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dbmamaz
11-24-2013, 10:55 PM
It struck me that Hakim's last book mentions Rowe.v.Wade . . . but never talked about the history of birth control. I"d read an amazing article 3 years ago, on the 50th anniversary of the pill. I didnt find that, but I found this timeline on PBS. (http://www.pbs.org/wgbh/amex/pill/timeline/index.html)

In 1873, our Congress classified birth control as obscene and made it illegal to send it in the mail or sell across state lines.

40 years later, even an article about the usefulness of birth control was forbidden under that same law.

In 1923 a woman manages to open a clinic providing birth control legally, but only to prevent life-threatening pregnancies.

1936, after a legal battle, physicians gain the right to buy shipments of birth control from overseas.

In the 50s, 30 states still have laws restricting the sale of birth control - meaning condoms and diaphragms . . . because of restrictive laws, most of the testing of the pill has to happen in Puerto Rico, Haiti and Mexico. In 1957 FDA approve the pill for severe menstrual disorders, and by 1959 many women have suddenly developed severe menstrual disorders!

The pill is approved for sale as a contraceptive in 1960 and in 1965 the supreme court strikes down Ct's law prohibiting the use of contraceptives.

Isnt this crazy?! I was born in 1965 . . . its so crazy to think how hard women (and some male doctors) had to work to give people the option to not have babies. Planned Parenthood played a big role in the fight.

murphs_mom
11-24-2013, 11:37 PM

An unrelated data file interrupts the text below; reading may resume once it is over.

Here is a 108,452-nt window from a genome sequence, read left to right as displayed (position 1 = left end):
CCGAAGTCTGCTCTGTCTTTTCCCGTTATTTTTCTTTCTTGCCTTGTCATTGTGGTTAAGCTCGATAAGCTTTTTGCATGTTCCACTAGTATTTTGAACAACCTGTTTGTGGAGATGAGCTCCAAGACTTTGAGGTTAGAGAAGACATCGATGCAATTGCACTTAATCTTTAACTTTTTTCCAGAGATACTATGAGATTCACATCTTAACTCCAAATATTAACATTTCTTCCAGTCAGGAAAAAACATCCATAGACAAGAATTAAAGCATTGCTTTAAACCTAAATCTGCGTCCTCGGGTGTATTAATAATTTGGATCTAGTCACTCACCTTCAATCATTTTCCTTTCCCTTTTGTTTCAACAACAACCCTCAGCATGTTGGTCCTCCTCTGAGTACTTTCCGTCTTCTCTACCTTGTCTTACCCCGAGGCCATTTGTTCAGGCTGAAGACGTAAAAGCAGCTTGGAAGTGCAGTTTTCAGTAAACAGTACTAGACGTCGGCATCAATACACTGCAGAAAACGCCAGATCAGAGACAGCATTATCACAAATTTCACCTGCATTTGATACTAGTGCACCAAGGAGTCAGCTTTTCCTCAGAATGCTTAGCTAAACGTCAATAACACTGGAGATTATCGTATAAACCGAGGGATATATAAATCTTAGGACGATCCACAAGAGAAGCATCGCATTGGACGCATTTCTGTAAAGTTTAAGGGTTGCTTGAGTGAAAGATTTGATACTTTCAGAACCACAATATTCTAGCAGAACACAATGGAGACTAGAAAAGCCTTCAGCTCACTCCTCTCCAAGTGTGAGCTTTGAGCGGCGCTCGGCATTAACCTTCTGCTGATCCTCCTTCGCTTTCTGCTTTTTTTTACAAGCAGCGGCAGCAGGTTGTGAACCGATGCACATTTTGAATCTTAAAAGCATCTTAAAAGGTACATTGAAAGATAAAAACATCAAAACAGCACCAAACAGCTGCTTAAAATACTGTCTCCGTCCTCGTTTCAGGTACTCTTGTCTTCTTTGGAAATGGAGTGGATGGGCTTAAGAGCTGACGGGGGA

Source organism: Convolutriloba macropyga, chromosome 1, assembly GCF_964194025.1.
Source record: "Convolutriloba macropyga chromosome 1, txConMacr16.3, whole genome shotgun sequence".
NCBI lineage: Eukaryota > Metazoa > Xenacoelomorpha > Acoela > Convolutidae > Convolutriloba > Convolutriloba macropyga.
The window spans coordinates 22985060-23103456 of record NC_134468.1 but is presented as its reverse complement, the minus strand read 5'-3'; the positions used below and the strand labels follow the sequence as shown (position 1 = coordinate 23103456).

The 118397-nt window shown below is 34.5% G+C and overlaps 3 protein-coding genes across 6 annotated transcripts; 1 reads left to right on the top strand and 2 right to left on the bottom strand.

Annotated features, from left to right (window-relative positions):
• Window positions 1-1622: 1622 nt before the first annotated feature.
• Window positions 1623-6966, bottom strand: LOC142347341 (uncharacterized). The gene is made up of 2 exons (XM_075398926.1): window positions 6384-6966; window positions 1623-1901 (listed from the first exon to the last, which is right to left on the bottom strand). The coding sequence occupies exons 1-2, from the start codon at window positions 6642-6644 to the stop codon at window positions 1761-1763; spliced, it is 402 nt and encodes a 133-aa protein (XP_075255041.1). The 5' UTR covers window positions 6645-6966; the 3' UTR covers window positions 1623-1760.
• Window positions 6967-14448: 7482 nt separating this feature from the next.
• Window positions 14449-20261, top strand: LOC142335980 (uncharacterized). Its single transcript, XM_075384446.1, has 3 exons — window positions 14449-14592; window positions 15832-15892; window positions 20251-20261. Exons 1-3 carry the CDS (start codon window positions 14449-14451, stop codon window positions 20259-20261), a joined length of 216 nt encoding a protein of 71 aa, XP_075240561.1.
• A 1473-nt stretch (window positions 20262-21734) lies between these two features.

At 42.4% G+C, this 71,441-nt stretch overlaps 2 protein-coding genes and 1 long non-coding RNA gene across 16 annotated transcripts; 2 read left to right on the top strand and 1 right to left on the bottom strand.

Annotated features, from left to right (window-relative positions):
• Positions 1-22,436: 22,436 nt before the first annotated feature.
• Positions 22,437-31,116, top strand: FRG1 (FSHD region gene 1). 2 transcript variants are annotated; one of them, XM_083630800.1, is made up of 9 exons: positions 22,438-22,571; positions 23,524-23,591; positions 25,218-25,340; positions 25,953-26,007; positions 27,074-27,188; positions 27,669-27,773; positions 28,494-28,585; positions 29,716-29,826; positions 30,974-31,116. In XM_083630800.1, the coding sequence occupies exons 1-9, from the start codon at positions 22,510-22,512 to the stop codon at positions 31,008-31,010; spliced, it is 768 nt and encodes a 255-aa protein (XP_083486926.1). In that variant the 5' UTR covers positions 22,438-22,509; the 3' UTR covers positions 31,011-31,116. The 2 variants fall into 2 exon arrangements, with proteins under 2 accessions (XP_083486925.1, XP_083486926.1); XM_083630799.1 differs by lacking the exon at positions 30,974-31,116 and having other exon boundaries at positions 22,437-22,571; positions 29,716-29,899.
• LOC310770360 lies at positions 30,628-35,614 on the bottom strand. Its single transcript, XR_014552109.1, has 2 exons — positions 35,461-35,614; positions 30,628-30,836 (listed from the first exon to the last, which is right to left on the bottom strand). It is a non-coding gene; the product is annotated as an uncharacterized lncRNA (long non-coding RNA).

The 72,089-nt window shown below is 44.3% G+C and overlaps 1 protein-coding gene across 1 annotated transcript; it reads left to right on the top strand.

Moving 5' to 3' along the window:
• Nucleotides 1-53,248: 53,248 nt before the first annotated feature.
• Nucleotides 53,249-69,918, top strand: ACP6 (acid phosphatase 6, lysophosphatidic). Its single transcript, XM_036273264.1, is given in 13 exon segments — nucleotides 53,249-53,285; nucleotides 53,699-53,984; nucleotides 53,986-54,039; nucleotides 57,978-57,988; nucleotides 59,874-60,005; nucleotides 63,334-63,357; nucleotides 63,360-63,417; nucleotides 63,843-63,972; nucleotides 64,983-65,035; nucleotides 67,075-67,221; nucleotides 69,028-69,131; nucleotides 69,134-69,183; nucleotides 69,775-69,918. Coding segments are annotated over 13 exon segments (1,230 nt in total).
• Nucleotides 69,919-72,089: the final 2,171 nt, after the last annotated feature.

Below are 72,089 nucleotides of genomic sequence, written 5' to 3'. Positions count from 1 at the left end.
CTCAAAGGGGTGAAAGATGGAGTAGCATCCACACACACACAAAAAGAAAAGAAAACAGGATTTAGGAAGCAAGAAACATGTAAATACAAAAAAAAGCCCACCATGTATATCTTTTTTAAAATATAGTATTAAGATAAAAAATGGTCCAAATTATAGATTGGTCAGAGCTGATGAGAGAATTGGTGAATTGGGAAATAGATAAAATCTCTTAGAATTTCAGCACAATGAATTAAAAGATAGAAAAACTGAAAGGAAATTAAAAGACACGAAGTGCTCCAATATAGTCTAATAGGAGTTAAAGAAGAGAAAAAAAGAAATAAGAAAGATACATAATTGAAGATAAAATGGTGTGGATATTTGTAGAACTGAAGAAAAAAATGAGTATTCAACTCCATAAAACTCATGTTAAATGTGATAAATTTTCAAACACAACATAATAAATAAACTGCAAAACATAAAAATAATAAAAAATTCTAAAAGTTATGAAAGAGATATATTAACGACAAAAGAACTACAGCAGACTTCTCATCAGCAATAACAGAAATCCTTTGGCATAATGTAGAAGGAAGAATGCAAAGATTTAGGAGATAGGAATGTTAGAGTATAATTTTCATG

Margaret Sanger's bio makes for a sad, yet interesting, read. I vaguely remember reading about how the initial birth control pills were extremely high in hormones and women began developing cancers...it was controversial in the beginning for many reasons.

leakyowl
12-02-2013, 12:43 PM
It seems like a big oversight, too. When I took the AP History exam, there was a political cartoon (similar to the one here: http://www.nyu.edu/projects/sanger/secure/aboutms/organization_bcr.html) that we had to analyze. I hadn't learned anything about this in school, but--as luck would have it--my mom had been teaching me this stuff for ages.

Avalon
12-02-2013, 03:17 PM
I just happened to be having a conversation about birth control with my daughter the other day. She suddenly realized why birth control was so revolutionary for women's lives. She loves history and is very familiar with the idea that women didn't have rights/choices/education, etc..., but she had a light-bulb moment when she realized that it had a lot to do with the fact that they couldn't avoid getting pregnant. No point educating a woman or letting her do anything interesting because she was hopelessly prone to pregnancy/childbirth/nursing, etc....

Gummers
12-03-2013, 09:19 AM
Interesting. I was just at a restaurant called cabbages and condoms.... with the kids. They are owned by a nonprofit that provides, among other things, birth control and family planning options and information to Thailand's rural poor. There were some hilarious decor items made of condoms and they handed out condoms rather than mints or wet naps at the end of meals. On the way into the restaurant are dozens of family planning themed posters that told a bit of the history of family planning in thailand, international laws abortion, and the benefits of family planning/spacing out children for the rural poor, and of course some safe sex info. It was half silly, half serious, with no graphic images.

It led to some interesting conversations at the dinner table, especially since my youngest thought all the condoms were lemons (???).